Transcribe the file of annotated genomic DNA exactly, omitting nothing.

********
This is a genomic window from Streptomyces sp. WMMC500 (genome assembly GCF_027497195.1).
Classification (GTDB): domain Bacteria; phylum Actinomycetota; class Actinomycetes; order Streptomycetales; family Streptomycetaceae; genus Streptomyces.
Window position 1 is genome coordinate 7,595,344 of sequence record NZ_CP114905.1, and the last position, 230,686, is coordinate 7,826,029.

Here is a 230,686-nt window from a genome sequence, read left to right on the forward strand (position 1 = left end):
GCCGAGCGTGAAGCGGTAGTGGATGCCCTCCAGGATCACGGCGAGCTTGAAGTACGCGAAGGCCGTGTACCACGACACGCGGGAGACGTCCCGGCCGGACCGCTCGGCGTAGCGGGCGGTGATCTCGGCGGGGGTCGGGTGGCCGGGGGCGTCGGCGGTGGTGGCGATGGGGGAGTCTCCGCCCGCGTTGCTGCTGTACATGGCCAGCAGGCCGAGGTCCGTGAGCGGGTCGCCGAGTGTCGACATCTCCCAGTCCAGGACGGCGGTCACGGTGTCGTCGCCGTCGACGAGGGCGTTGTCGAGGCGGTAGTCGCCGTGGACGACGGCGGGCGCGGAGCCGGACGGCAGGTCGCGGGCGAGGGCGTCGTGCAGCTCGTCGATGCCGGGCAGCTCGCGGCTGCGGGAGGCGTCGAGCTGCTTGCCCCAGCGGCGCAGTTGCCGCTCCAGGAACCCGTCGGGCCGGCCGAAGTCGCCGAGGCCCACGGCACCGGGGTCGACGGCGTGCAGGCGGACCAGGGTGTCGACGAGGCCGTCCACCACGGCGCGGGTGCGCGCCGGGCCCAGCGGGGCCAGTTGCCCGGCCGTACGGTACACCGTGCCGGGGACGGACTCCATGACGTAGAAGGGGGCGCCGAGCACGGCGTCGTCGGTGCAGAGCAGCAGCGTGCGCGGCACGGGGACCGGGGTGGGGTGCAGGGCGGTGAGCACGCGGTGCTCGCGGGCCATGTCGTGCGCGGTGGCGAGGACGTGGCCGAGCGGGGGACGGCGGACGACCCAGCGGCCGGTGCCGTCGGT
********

This is a genomic window from Streptomyces sp. WMMC500 (genome assembly GCF_027497195.1).
Classification (GTDB): domain Bacteria; phylum Actinomycetota; class Actinomycetes; order Streptomycetales; family Streptomycetaceae; genus Streptomyces.
Window position 1 is genome coordinate 7,595,344 of sequence record NZ_CP114905.1, and the last position, 230,686, is coordinate 7,826,029.

Here is a 230,686-nt window from a genome sequence, read left to right on the forward strand (position 1 = left end):
GCCGAGCGTGAAGCGGTAGTGGATGCCCTCCAGGATCACGGCGAGCTTGAAGTACGCGAAGGCCGTGTACCACGACACGCGGGAGACGTCCCGGCCGGACCGCTCGGCGTAGCGGGCGGTGATCTCGGCGGGGGTCGGGTGGCCGGGGGCGTCGGCGGTGGTGGCGATGGGGGAGTCTCCGCCCGCGTTGCTGCTGTACATGGCCAGCAGGCCGAGGTCCGTGAGCGGGTCGCCGAGTGTCGACATCTCCCAGTCCAGGACGGCGGTCACGGTGTCGTCGCCGTCGACGAGGGCGTTGTCGAGGCGGTAGTCGCCGTGGACGACGGCGGGCGCGGAGCCGGACGGCAGGTCGCGGGCGAGGGCGTCGTGCAGCTCGTCGATGCCGGGCAGCTCGCGGCTGCGGGAGGCGTCGAGCTGCTTGCCCCAGCGGCGCAGTTGCCGCTCCAGGAACCCGTCGGGCCGGCCGAAGTCGCCGAGGCCCACGGCACCGGGGTCGACGGCGTGCAGGCGGACCAGGGTGTCGACGAGGCCGTCCACCACGGCGCGGGTGCGCGCCGGGCCCAGCGGGGCCAGTTGCCCGGCCGTACGGTACACCGTGCCGGGGACGGACTCCATGACGTAGAAGGGGGCGCCGAGCACGGCGTCGTCGGTGCAGAGCAGCAGCGTGCGCGGCACGGGGACCGGGGTGGGGTGCAGGGCGGTGAGCACGCGGTGCTCGCGGGCCATGTCGTGCGCGGTGGCGAGGACGTGGCCGAGCGGGGGACGGCGGACGACCCAGCGGCCGGTGCCGTCGGT